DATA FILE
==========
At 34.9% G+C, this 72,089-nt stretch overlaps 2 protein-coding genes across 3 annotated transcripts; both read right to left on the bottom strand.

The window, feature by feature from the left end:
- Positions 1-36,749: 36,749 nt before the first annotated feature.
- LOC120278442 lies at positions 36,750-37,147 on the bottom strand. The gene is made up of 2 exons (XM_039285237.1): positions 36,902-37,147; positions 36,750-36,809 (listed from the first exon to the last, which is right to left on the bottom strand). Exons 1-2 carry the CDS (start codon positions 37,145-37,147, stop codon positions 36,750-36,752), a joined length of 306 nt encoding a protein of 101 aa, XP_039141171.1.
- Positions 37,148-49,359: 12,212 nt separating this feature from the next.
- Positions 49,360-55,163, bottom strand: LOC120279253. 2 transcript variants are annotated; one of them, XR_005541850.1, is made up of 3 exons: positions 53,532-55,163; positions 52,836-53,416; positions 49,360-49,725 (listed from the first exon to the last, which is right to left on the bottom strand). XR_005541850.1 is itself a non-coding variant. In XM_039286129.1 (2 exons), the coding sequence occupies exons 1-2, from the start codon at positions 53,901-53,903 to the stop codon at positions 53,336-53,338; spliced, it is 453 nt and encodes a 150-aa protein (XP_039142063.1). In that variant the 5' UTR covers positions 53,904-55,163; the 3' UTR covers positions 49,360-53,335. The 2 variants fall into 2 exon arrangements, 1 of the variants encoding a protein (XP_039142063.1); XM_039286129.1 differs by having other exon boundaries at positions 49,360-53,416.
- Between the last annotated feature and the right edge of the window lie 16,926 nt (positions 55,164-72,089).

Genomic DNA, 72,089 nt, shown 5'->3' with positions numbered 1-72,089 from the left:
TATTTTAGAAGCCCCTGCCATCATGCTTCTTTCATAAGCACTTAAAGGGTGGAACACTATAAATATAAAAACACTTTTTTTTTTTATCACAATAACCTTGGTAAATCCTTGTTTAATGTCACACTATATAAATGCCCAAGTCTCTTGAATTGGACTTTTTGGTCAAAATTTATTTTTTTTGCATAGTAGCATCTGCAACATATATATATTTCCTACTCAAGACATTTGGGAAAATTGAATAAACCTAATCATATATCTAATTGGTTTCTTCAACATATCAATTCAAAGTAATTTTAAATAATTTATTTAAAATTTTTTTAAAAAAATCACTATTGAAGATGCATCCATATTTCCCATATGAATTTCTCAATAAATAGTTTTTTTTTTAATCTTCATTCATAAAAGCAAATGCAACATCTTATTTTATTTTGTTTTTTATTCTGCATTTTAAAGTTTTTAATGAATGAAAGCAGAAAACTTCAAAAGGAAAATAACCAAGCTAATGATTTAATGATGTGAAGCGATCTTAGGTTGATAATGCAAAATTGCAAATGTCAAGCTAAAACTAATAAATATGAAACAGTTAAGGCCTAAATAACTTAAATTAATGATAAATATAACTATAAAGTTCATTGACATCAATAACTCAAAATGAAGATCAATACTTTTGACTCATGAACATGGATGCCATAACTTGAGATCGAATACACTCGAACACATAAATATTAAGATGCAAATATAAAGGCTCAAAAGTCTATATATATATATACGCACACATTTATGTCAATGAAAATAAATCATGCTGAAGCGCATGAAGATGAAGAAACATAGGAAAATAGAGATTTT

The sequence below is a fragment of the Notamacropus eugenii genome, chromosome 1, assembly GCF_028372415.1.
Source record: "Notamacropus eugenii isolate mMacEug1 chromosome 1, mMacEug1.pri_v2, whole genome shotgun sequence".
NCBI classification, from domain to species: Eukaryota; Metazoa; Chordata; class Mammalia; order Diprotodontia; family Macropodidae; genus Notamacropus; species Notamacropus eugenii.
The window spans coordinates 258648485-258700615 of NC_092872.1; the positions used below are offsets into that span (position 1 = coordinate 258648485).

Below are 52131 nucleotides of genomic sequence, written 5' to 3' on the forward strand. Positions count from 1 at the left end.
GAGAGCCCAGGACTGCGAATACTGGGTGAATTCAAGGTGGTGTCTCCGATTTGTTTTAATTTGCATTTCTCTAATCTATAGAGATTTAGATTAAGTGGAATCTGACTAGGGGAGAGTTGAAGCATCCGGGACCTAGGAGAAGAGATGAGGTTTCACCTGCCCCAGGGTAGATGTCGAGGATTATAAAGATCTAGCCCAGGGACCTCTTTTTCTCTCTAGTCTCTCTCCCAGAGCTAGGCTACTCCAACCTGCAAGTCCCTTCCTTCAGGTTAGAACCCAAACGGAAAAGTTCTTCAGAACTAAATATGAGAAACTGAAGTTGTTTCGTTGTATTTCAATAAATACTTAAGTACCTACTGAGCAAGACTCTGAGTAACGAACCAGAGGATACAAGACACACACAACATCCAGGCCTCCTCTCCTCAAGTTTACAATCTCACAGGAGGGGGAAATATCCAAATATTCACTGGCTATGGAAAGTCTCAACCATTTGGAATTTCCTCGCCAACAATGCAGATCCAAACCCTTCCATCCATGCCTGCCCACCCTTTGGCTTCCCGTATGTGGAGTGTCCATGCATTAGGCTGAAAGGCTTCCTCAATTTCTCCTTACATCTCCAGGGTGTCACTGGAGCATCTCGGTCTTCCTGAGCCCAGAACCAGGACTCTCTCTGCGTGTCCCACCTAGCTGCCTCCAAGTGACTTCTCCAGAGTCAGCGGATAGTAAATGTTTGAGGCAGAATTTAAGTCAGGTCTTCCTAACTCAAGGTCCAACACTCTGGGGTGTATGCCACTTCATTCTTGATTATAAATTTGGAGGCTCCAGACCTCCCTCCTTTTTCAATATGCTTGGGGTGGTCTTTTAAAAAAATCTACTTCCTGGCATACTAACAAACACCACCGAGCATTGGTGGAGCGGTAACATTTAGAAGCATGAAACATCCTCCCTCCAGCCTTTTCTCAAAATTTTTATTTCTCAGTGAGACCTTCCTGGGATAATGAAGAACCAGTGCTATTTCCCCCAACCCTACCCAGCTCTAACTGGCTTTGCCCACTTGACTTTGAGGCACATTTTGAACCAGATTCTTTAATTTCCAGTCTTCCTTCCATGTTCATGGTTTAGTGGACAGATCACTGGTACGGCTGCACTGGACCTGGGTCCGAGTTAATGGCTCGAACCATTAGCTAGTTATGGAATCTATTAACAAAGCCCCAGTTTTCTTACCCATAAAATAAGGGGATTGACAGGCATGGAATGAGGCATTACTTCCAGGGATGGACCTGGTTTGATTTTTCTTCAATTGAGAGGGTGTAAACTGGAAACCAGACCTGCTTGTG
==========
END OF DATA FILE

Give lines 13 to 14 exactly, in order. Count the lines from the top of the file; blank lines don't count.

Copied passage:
The window spans coordinates 258648485-258700615 of NC_092872.1; the positions used below are offsets into that span (position 1 = coordinate 258648485).

Below are 52131 nucleotides of genomic sequence, written 5' to 3' on the forward strand. Positions count from 1 at the left end.